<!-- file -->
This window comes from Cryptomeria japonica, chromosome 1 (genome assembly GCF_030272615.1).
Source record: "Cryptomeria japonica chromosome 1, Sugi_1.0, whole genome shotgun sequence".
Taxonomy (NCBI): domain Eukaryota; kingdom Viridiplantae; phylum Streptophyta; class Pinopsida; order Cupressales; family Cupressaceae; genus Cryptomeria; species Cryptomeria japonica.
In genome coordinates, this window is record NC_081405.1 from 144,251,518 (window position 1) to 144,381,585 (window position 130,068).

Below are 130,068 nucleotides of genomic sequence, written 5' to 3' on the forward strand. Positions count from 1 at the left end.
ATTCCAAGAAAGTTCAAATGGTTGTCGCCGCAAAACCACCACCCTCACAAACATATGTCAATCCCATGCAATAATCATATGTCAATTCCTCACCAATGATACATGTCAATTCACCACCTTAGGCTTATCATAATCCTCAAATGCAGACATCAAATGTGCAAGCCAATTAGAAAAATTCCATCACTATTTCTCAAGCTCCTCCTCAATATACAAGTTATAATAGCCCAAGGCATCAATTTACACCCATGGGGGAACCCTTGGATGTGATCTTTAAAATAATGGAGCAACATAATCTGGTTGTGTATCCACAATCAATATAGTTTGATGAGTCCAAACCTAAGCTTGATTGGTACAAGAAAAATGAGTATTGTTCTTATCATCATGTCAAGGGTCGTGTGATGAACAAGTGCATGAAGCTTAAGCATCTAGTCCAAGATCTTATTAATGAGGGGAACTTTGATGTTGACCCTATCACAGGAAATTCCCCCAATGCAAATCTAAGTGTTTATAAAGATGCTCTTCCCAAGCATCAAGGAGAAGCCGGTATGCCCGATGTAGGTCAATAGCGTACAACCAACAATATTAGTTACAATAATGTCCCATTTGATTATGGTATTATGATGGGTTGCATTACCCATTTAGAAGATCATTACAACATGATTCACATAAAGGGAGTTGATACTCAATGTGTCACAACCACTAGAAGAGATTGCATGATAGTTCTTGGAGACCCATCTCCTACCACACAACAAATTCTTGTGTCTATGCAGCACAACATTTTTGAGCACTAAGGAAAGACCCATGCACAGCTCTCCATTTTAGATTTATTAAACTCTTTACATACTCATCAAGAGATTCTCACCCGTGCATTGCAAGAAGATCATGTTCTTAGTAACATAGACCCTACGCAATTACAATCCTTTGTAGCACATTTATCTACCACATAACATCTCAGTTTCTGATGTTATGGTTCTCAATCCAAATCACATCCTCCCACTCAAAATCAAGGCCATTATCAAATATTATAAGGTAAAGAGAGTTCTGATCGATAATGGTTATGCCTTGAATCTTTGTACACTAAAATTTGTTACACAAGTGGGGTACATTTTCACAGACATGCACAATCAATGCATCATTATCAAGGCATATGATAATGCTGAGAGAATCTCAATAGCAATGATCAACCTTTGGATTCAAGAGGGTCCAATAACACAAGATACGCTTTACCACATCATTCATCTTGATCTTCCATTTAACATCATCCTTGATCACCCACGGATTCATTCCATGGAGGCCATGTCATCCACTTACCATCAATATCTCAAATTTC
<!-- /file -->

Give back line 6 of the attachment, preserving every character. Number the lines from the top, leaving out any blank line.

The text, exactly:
ATTCCAAGAAAGTTCAAATGGTTGTCGCCGCAAAACCACCACCCTCACAAACATATGTCAATCCCATGCAATAATCATATGTCAATTCCTCACCAATGATACATGTCAATTCACCACCTTAGGCTTATCATAATCCTCAAATGCAGACATCAAATGTGCAAGCCAATTAGAAAAATTCCATCACTATTTCTCAAGCTCCTCCTCAATATACAAGTTATAATAGCCCAAGGCATCAATTTACACCCATGGGGGAACCCTTGGATGTGATCTTTAAAATAATGGAGCAACATAATCTGGTTGTGTATCCACAATCAATATAGTTTGATGAGTCCAAACCTAAGCTTGATTGGTACAAGAAAAATGAGTATTGTTCTTATCATCATGTCAAGGGTCGTGTGATGAACAAGTGCATGAAGCTTAAGCATCTAGTCCAAGATCTTATTAATGAGGGGAACTTTGATGTTGACCCTATCACAGGAAATTCCCCCAATGCAAATCTAAGTGTTTATAAAGATGCTCTTCCCAAGCATCAAGGAGAAGCCGGTATGCCCGATGTAGGTCAATAGCGTACAACCAACAATATTAGTTACAATAATGTCCCATTTGATTATGGTATTATGATGGGTTGCATTACCCATTTAGAAGATCATTACAACATGATTCACATAAAGGGAGTTGATACTCAATGTGTCACAACCACTAGAAGAGATTGCATGATAGTTCTTGGAGACCCATCTCCTACCACACAACAAATTCTTGTGTCTATGCAGCACAACATTTTTGAGCACTAAGGAAAGACCCATGCACAGCTCTCCATTTTAGATTTATTAAACTCTTTACATACTCATCAAGAGATTCTCACCCGTGCATTGCAAGAAGATCATGTTCTTAGTAACATAGACCCTACGCAATTACAATCCTTTGTAGCACATTTATCTACCACATAACATCTCAGTTTCTGATGTTATGGTTCTCAATCCAAATCACATCCTCCCACTCAAAATCAAGGCCATTATCAAATATTATAAGGTAAAGAGAGTTCTGATCGATAATGGTTATGCCTTGAATCTTTGTACACTAAAATTTGTTACACAAGTGGGGTACATTTTCACAGACATGCACAATCAATGCATCATTATCAAGGCATATGATAATGCTGAGAGAATCTCAATAGCAATGATCAACCTTTGGATTCAAGAGGGTCCAATAACACAAGATACGCTTTACCACATCATTCATCTTGATCTTCCATTTAACATCATCCTTGATCACCCACGGATTCATTCCATGGAGGCCATGTCATCCACTTACCATCAATATCTCAAATTTC